A card game with brightly coloured and clear cards, Uno can be great, especially in the earlier stages of dementia. It may be new to the players, which could determine its success, but it can be made more or less simple with adaptations to the rules. Matching numbers and colours, it can be enjoyed by larger numbers of players as well.

 

Snap
  • Of course, the simplest and best-known game. You can play this with multiple players.
  • The dealer deals the entire pack of cards out face down between all the players.
  • Then, starting with the player to the left of the dealer, and in turn, each person lays down the top card from their pile into a new pile (the discard pile) in the centre of the table.
  • If the card being laid matches the card laid down by the previous player, all players must say “Snap”.
  • The first person to say “snap” wins all the cards in the discard pile, and play starts again.
  • The winner is the player who collects all the cards.
Older people playing cards
 Go Fish
  • The dealer deals all the cards. If there are two or three players, each player is dealt seven cards. If there are more people taking part, each player is dealt five cards. The remaining cards are placed face down in a pile. This is the “fish pond.”
  • Each player sorts their cards into groups of the same number or suit (i.e. a group of threes or group of kings), making sure not to show anyone.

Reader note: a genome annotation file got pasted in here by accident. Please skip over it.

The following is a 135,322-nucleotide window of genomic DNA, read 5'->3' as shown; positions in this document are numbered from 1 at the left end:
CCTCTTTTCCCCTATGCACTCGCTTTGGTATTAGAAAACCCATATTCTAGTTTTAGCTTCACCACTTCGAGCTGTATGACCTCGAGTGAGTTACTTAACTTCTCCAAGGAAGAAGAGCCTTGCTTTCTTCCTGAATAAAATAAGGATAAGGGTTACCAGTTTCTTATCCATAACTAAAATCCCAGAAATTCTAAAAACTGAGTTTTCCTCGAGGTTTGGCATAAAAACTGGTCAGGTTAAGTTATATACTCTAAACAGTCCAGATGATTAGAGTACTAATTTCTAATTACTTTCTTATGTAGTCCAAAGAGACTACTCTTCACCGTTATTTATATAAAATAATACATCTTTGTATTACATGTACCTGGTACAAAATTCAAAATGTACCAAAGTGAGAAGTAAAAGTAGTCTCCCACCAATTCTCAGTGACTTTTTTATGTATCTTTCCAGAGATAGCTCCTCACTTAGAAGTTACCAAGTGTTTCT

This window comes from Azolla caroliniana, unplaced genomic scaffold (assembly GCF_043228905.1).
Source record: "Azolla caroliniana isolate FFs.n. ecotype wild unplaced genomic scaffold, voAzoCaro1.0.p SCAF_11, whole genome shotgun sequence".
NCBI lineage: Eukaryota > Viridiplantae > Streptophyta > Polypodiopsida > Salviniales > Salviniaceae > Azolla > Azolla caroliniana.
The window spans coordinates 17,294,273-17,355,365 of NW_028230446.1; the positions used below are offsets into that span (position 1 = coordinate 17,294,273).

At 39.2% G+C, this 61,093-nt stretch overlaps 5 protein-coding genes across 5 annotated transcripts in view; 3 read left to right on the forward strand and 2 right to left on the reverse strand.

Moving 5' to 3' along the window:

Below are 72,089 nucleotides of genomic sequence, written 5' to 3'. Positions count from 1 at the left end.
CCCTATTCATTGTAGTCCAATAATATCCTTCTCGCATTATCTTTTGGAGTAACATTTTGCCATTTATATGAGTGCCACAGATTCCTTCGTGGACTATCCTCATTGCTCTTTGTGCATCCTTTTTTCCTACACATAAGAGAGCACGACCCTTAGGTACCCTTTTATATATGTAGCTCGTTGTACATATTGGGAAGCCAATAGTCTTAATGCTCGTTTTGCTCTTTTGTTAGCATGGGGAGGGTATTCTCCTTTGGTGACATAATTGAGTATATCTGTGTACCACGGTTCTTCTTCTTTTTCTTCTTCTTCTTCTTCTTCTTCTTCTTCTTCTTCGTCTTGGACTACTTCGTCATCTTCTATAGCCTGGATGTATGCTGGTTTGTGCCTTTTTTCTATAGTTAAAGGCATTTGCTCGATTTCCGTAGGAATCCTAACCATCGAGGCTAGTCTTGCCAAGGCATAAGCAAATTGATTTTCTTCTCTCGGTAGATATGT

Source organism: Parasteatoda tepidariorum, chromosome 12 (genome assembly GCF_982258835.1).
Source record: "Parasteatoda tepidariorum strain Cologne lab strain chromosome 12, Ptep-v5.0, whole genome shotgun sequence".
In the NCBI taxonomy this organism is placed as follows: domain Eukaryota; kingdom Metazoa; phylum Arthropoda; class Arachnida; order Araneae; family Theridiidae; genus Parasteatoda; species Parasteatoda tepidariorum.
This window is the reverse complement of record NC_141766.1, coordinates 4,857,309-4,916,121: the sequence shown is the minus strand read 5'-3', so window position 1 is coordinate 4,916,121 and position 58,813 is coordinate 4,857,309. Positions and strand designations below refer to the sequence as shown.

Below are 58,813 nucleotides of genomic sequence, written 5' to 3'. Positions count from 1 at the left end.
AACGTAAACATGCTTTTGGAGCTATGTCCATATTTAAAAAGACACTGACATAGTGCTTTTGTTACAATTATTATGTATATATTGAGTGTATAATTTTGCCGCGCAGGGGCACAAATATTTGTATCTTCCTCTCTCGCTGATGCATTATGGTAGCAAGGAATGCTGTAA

• The person to the left of the dealer starts the game by asking another player for cards that will match his hand. For example, if they have two threes, she will ask the other player for threes. If the other player has these cards, he must hand them over.
  • The same person continues asking the same player for more cards until the player does not have the cards he wants. If the player does not have the right cards, he can tell the requester to “Go fish.”
  • The requester then has to take one card from the “fishpond.” The player who told him to “Go fish” becomes the new requester.
  • Anyone who collects all four cards of a set (i.e., all four eights or all four Queens) puts them face down in front of him.
  • The winner is the first person to have no single cards left, only complete sets. If two people run out of cards together, the player with the most sets wins the game.

 

War
  • This is a two-player game.
  • All cards are dealt to the two players and kept face down.
  • Neither player must look at their cards.
  • Both players turn over the top card of their piles and put them face up in the centre of the table, beside the other player’s card.
  • Whoever has turned over the highest-ranking card takes both cards and adds them to the bottom of his pile.
  • This continues until two cards of the same value (i.e., two sevens) are put down together. The game is now in a state of “war.”
  • To continue, both players take two new cards and put one face down on top of the card they have already placed in the middle and one face up.
  • Whoever puts down the higher ranking face-up card wins all six.
  • The game is won by the player who collects all of the cards.

To find out “Why activities so important for those with Dementia and Complex Care Needs”, please read our article by clicking here.